When I first started here, I thought I'd be up to going to a staff holiday party one December. It was a crowded restaurant and service was slow.  The longer we waited, the louder everything seemed to be. Dishes and silverware clattered.  Voices rose and overlapped.  It wasn't long before my panic had risen to a level where I just couldn't stand it anymore.  I don't remember what excuse I gave but I fled for home.   I wasn't relieved to get out of there, but rather disgusted at myself for not even being able to go to a party.  I haven’t gone to many since, although I’ve tried a couple times over the years.
 
A few years ago, I went to  the state library association convention a couple of hours south by car with some fellow librarians.  I went to a few meetings on topics I was interested in and walked around the vendor room.  I was waiting for my colleagues around lunchtime when I started to panic.  I was about 2 hours from home and not there under my own transportation so I was trapped until everyone was done.  This time, however, I managed to successfully remember my coping techniques.  I went outside, took a walk near the shore, and remembered to breathe from the diaphragm.  I took  a Xanax and gave myself permission to just leave the situation for a while and I calmed down.  I haven’t gone to the state meeting since, or many meetings away from the building (thankfully, a lot are being offered as webinars now anyway).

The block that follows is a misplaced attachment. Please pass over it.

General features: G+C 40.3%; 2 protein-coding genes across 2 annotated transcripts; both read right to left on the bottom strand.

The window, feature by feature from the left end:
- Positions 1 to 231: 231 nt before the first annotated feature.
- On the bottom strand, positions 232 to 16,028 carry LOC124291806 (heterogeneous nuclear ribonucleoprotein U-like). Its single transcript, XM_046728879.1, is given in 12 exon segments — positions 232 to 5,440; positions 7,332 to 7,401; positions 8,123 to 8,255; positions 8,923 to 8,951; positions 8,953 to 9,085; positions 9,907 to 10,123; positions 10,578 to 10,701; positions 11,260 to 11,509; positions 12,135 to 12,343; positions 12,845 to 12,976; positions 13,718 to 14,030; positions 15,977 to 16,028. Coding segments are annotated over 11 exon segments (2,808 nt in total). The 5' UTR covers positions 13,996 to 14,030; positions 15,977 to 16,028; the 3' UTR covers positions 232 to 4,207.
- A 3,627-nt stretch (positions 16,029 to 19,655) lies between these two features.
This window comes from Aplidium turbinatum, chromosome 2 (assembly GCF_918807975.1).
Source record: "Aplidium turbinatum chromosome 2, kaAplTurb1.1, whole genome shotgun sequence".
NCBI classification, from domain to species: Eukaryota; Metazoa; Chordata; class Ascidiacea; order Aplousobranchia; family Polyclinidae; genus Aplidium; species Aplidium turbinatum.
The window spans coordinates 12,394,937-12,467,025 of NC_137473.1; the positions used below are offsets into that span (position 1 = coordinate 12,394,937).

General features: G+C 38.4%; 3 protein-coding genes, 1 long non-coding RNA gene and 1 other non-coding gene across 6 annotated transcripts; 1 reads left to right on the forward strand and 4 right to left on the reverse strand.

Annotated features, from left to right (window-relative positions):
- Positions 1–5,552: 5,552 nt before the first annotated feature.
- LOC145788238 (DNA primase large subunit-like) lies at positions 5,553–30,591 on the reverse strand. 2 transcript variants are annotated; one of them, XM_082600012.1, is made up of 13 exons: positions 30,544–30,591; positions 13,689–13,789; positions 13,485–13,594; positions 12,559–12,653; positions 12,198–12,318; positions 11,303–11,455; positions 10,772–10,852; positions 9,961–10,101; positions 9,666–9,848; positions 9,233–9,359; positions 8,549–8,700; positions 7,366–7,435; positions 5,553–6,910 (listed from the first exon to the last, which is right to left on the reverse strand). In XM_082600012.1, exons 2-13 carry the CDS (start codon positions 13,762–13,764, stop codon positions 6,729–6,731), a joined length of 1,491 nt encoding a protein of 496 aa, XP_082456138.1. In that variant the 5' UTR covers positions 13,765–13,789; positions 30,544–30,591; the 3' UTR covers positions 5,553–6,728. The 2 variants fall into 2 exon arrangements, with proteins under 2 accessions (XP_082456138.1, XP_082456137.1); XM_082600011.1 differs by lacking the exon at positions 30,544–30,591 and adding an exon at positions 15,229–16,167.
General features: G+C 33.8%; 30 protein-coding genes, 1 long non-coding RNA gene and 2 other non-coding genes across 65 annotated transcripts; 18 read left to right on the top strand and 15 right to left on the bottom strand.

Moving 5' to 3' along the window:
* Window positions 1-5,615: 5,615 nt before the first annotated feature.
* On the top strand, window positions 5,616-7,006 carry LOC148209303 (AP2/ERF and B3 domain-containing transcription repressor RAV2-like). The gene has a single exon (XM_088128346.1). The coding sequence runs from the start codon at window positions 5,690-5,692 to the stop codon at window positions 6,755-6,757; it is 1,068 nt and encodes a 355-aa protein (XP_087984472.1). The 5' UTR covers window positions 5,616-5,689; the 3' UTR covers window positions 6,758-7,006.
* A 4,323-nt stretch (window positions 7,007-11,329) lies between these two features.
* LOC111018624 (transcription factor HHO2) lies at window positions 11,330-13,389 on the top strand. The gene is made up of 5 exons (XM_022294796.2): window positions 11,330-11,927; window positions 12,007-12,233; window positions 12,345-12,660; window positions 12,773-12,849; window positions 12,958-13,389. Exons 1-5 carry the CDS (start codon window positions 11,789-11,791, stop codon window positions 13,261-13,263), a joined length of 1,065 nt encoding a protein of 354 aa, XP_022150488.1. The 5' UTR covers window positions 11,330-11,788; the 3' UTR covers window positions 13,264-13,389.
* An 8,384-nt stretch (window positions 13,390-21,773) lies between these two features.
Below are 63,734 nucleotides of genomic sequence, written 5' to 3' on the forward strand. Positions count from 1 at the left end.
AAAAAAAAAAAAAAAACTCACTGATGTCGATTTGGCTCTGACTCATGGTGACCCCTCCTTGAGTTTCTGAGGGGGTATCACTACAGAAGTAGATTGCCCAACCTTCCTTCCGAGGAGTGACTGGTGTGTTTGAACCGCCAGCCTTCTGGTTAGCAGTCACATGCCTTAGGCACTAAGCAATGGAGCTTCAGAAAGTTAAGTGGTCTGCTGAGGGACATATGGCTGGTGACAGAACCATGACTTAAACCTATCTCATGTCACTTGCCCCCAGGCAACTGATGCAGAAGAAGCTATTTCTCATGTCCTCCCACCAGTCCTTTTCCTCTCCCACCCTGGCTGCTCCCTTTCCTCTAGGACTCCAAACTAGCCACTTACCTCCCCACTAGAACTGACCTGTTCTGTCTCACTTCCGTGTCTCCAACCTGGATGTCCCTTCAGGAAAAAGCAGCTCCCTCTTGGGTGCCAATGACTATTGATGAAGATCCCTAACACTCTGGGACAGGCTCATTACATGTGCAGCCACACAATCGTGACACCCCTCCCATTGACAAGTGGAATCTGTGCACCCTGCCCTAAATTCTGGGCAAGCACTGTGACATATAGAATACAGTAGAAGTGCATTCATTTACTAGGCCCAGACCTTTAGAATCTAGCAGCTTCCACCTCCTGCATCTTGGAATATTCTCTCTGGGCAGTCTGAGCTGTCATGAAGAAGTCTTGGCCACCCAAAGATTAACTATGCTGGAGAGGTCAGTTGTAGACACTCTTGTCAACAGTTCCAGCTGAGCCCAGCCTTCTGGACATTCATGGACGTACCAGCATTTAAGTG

I think some people equate panic attacks with a Panic Disorder and believe if you confront it, it'll go away.  But when it's chronic like this, it's not going to stop because you face your fear.  It's like the ocean.  You can learn the currents.  Know what your triggers are so you can avoid being swept under and drown in waves of fear, but the ocean isn't going to evaporate because you accepted a party invitation or did something you were afraid of.  It doesn't go away. You do have to keep trying though.  It might be easier to look for a job where I didn’t have to go to an occasional meeting or interact with people so much, but I know my world would shrink to the office walls around me. Interacting with a variety of people forces me to daily stretch my emotional muscles so I can keep swimming the ocean of my fears.   I may not have an active social life with lots of parties and dinners out, but I talk to a variety of people every day, with the express purpose of helping them in some small way.

I weigh situations like parties or meetings against my history of being able to deal with them and my current level of emotional balance and energy.  So, after 19 years, when the boss invites me out to an unexpected lunch, I take a Xanax to head off the flood of panic attacks.  I picked a restaurant that is within easy walking distance, not because I was planning to flee the restaurant (this time) but because knowing I could make me able to stay.  I asked the maitre'd  if we could eat in a quieter section.  I sit near the door.    I  know that some people won't understand me just as I sometimes don't understand people who can just go to or throw a party without calculating where it is, how they'll get there, how many people will be there and who.   Just as I have people who understand and accept me for who I am and value the time I can spend with them and forgive me for the times when I just can't.  And those who understand that I'm not anti-social or unhappy, that my Panic Disorder tends to consume a lot of my energy.

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Tuesday, November 29, 2016

"A Lot of Librarians Are Spoonies": An Accessibility Series Post